When comparing column values for determining DISTINCT rows, two NULL values are considered equal.

EXCEPT and INTERSECT return the result set's column names that are the same as the column names that the query on the operator's left side returns.

Column names or aliases in ORDER BY clauses must reference column names returned by the left-side query.

The nullability of any column in the result set returned by EXCEPT or INTERSECT is the same as the nullability of the corresponding column that is returned by the query on the operator's left side.

If EXCEPT or INTERSECT is used together with other operators in an expression, it's evaluated in the context of the following precedence:

  1. Expressions in parentheses

  2. The INTERSECT operator

  3. EXCEPT and UNION evaluated from left to right based on their position in the expression

You can use EXCEPT or INTERSECT to compare more than two sets of queries. When you do, data type conversion is determined by comparing two queries at a time, and following the previously mentioned rules of expression evaluation.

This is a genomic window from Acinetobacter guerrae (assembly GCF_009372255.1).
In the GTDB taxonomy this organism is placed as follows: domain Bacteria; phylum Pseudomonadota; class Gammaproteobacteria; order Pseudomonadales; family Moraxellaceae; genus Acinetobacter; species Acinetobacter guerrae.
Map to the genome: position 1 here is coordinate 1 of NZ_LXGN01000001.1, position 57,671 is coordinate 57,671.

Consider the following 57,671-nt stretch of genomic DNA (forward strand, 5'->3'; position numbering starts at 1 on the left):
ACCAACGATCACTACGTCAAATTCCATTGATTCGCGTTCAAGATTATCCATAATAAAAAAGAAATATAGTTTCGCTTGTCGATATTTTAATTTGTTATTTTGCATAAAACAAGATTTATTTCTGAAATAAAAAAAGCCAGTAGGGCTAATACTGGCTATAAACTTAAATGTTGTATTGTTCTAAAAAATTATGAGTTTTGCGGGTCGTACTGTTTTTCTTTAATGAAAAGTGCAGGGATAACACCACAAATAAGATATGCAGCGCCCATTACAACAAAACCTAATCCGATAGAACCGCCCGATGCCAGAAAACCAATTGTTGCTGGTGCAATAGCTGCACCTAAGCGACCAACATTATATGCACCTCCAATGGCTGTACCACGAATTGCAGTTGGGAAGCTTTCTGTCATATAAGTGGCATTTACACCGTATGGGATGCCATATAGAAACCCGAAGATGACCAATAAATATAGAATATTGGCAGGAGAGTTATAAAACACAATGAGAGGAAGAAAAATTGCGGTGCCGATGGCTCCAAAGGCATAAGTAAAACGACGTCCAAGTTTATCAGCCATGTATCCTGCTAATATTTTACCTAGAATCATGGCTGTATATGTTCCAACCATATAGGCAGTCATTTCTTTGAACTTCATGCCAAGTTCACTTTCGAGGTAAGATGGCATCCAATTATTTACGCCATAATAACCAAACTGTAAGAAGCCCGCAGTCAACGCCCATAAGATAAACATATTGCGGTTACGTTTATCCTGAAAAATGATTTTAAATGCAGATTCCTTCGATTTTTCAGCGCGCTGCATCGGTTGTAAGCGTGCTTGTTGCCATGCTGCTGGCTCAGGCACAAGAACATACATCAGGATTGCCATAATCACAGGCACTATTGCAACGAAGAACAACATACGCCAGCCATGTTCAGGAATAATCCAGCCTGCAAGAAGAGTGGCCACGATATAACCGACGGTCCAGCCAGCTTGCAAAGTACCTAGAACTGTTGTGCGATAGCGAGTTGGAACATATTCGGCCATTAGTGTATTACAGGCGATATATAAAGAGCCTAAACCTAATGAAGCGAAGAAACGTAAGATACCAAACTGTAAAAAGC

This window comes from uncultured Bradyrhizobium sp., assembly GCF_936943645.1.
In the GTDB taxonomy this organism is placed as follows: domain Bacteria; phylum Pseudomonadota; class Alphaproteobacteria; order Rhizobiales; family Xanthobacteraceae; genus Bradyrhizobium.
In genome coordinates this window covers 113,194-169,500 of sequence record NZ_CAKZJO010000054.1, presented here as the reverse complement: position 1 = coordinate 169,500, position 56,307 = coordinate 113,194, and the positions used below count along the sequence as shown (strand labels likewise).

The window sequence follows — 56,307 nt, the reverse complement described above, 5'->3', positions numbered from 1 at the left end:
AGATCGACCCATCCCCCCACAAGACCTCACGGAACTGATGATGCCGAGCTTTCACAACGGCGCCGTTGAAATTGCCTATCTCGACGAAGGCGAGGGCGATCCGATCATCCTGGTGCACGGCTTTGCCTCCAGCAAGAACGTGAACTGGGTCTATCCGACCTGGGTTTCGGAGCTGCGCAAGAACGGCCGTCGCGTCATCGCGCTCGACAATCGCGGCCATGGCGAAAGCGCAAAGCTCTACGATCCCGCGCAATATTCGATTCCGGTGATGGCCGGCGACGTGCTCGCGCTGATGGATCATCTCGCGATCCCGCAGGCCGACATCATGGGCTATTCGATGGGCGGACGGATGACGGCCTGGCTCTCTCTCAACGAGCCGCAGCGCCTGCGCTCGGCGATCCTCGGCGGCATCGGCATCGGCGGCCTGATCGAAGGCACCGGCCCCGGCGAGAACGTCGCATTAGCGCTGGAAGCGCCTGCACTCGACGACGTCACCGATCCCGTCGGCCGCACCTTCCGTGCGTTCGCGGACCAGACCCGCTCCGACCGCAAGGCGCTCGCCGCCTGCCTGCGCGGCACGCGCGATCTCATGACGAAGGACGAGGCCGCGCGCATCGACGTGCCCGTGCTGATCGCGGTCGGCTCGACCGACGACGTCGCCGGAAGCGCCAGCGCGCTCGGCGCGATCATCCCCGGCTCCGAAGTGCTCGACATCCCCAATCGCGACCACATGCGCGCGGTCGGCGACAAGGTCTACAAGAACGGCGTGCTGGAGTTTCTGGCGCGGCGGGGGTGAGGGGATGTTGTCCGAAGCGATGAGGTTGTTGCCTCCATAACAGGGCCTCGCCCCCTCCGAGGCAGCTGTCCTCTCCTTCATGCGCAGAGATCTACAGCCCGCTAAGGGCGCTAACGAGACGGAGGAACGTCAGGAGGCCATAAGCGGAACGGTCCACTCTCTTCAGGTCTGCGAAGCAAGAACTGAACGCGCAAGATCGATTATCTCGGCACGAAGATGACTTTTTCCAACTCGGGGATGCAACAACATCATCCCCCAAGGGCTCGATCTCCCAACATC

EXCEPT and INTERSECT can't be used in distributed partitioned view definitions, query notifications.

EXCEPT and INTERSECT may be used in distributed queries, but are only executed on the local server and not pushed to the linked server. As such, using EXCEPT and INTERSECT in distributed queries may affect performance.

You can use fast forward-only and static cursors in the result set when they're used with an EXCEPT or INTERSECT operation. You can also use a keyset-driven or dynamic cursor together with an EXCEPT or INTERSECT operation. When you do, the cursor of the operation result set is converted to a static cursor.

When an EXCEPT operation is displayed by using the Graphical Showplan feature in SQL Server Management Studio, the operation appears as a left anti semi join, and an INTERSECT operation appears as a left semi join.

Examples

The following examples show using the INTERSECT and EXCEPT operators. The first query returns all values from the Production.Product table for comparison to the results with INTERSECT and EXCEPT.

-- Uses AdventureWorks  
  
SELECT ProductID   
FROM Production.Product ;  
--Result: 504 Rows